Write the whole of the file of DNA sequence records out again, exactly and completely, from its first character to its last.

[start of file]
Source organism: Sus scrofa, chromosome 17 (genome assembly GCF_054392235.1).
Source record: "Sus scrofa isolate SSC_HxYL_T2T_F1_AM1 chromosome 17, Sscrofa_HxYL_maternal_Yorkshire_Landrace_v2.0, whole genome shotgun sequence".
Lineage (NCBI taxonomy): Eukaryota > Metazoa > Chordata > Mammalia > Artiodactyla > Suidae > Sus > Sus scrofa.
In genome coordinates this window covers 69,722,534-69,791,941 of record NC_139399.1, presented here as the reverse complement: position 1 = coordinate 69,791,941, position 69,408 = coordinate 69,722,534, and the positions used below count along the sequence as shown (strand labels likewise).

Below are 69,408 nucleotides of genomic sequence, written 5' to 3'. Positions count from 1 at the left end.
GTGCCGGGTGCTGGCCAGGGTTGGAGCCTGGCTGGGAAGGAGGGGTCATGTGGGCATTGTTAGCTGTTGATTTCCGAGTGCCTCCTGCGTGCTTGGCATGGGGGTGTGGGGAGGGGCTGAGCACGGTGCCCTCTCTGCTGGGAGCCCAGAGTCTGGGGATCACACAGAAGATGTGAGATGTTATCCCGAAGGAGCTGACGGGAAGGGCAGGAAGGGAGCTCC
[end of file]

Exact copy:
Source organism: Sus scrofa, chromosome 17 (genome assembly GCF_054392235.1).
Source record: "Sus scrofa isolate SSC_HxYL_T2T_F1_AM1 chromosome 17, Sscrofa_HxYL_maternal_Yorkshire_Landrace_v2.0, whole genome shotgun sequence".
Lineage (NCBI taxonomy): Eukaryota > Metazoa > Chordata > Mammalia > Artiodactyla > Suidae > Sus > Sus scrofa.
In genome coordinates this window covers 69,722,534-69,791,941 of record NC_139399.1, presented here as the reverse complement: position 1 = coordinate 69,791,941, position 69,408 = coordinate 69,722,534, and the positions used below count along the sequence as shown (strand labels likewise).

Below are 69,408 nucleotides of genomic sequence, written 5' to 3'. Positions count from 1 at the left end.
GTGCCGGGTGCTGGCCAGGGTTGGAGCCTGGCTGGGAAGGAGGGGTCATGTGGGCATTGTTAGCTGTTGATTTCCGAGTGCCTCCTGCGTGCTTGGCATGGGGGTGTGGGGAGGGGCTGAGCACGGTGCCCTCTCTGCTGGGAGCCCAGAGTCTGGGGATCACACAGAAGATGTGAGATGTTATCCCGAAGGAGCTGACGGGAAGGGCAGGAAGGGAGCTCC